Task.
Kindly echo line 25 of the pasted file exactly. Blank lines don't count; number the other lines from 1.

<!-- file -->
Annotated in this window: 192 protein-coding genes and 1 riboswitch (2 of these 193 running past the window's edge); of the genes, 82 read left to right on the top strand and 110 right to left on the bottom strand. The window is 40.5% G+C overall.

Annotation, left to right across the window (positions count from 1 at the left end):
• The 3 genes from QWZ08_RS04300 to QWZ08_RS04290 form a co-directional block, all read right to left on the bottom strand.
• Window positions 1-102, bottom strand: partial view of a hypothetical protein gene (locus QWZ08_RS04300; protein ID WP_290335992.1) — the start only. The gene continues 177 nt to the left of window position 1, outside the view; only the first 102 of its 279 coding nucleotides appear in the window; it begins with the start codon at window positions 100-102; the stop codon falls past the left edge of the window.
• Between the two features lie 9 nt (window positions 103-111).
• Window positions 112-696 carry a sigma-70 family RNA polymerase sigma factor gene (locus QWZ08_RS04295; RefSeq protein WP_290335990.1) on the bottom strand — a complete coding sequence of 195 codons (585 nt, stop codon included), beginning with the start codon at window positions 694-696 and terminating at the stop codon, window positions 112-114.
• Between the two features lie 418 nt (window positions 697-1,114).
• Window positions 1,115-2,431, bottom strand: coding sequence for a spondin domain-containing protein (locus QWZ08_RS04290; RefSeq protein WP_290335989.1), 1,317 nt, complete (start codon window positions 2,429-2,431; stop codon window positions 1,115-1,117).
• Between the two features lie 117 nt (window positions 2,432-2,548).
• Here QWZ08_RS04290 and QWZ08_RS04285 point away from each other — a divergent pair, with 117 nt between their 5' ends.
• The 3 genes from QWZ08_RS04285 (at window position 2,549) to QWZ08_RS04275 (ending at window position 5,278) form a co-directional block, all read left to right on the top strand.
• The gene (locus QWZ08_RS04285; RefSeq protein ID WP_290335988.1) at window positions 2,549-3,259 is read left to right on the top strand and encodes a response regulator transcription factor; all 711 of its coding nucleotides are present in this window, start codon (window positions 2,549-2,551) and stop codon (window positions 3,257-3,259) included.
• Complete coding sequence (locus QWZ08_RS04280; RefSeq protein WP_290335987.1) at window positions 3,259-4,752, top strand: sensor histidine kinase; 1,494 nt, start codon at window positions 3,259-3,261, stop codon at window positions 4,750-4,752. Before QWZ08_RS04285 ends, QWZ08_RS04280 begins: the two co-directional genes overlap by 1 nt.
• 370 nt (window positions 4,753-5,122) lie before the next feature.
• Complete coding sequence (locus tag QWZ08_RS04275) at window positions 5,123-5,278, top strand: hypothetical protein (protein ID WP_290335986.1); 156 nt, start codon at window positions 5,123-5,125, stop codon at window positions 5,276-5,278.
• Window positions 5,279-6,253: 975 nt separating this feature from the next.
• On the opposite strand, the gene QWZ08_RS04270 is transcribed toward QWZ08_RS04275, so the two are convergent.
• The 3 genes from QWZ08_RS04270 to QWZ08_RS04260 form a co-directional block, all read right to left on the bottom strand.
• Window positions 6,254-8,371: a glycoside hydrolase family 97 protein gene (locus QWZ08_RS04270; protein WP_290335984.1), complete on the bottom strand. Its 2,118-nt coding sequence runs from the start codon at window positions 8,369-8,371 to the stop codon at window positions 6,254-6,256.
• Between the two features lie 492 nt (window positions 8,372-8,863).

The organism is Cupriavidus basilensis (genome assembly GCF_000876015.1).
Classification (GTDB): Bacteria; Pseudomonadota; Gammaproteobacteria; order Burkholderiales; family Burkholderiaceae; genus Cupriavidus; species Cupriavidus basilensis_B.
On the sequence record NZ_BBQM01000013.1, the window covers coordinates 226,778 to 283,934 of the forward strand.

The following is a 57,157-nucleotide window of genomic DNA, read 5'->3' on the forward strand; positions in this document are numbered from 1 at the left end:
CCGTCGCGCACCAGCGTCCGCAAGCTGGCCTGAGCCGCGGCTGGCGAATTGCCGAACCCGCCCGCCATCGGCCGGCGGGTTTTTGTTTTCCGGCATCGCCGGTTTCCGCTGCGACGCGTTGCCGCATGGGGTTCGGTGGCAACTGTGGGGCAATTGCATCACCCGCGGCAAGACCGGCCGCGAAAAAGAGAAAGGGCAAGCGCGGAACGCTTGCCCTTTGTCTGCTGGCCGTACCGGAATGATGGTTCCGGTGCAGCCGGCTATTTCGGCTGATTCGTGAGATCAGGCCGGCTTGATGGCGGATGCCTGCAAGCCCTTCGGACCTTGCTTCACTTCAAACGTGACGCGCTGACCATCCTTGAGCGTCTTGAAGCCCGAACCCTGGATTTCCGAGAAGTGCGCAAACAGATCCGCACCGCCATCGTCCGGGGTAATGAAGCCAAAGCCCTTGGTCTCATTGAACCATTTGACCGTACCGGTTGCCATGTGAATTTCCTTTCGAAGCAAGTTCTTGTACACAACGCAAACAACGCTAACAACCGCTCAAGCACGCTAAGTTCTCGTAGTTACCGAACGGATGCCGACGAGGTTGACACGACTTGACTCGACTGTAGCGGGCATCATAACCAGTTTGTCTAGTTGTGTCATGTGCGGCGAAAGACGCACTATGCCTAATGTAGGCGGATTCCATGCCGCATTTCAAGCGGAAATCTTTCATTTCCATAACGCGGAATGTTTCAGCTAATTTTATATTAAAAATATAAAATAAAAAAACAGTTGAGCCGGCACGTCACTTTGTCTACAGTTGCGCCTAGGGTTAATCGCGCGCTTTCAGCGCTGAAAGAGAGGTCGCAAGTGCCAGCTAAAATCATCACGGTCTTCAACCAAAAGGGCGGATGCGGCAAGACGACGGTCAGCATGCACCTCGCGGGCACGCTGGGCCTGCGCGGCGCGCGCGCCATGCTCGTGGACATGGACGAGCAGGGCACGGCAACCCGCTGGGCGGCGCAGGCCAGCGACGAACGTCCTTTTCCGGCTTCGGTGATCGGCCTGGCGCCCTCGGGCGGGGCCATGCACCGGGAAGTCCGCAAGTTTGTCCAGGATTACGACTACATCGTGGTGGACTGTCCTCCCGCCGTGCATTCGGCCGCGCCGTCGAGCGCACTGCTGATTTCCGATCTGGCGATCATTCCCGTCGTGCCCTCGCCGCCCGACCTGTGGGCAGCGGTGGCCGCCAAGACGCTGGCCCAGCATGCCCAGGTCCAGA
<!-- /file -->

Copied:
CCGTCGCGCACCAGCGTCCGCAAGCTGGCCTGAGCCGCGGCTGGCGAATTGCCGAACCCGCCCGCCATCGGCCGGCGGGTTTTTGTTTTCCGGCATCGCCGGTTTCCGCTGCGACGCGTTGCCGCATGGGGTTCGGTGGCAACTGTGGGGCAATTGCATCACCCGCGGCAAGACCGGCCGCGAAAAAGAGAAAGGGCAAGCGCGGAACGCTTGCCCTTTGTCTGCTGGCCGTACCGGAATGATGGTTCCGGTGCAGCCGGCTATTTCGGCTGATTCGTGAGATCAGGCCGGCTTGATGGCGGATGCCTGCAAGCCCTTCGGACCTTGCTTCACTTCAAACGTGACGCGCTGACCATCCTTGAGCGTCTTGAAGCCCGAACCCTGGATTTCCGAGAAGTGCGCAAACAGATCCGCACCGCCATCGTCCGGGGTAATGAAGCCAAAGCCCTTGGTCTCATTGAACCATTTGACCGTACCGGTTGCCATGTGAATTTCCTTTCGAAGCAAGTTCTTGTACACAACGCAAACAACGCTAACAACCGCTCAAGCACGCTAAGTTCTCGTAGTTACCGAACGGATGCCGACGAGGTTGACACGACTTGACTCGACTGTAGCGGGCATCATAACCAGTTTGTCTAGTTGTGTCATGTGCGGCGAAAGACGCACTATGCCTAATGTAGGCGGATTCCATGCCGCATTTCAAGCGGAAATCTTTCATTTCCATAACGCGGAATGTTTCAGCTAATTTTATATTAAAAATATAAAATAAAAAAACAGTTGAGCCGGCACGTCACTTTGTCTACAGTTGCGCCTAGGGTTAATCGCGCGCTTTCAGCGCTGAAAGAGAGGTCGCAAGTGCCAGCTAAAATCATCACGGTCTTCAACCAAAAGGGCGGATGCGGCAAGACGACGGTCAGCATGCACCTCGCGGGCACGCTGGGCCTGCGCGGCGCGCGCGCCATGCTCGTGGACATGGACGAGCAGGGCACGGCAACCCGCTGGGCGGCGCAGGCCAGCGACGAACGTCCTTTTCCGGCTTCGGTGATCGGCCTGGCGCCCTCGGGCGGGGCCATGCACCGGGAAGTCCGCAAGTTTGTCCAGGATTACGACTACATCGTGGTGGACTGTCCTCCCGCCGTGCATTCGGCCGCGCCGTCGAGCGCACTGCTGATTTCCGATCTGGCGATCATTCCCGTCGTGCCCTCGCCGCCCGACCTGTGGGCAGCGGTGGCCGCCAAGACGCTGGCCCAGCATGCCCAGGTCCAGA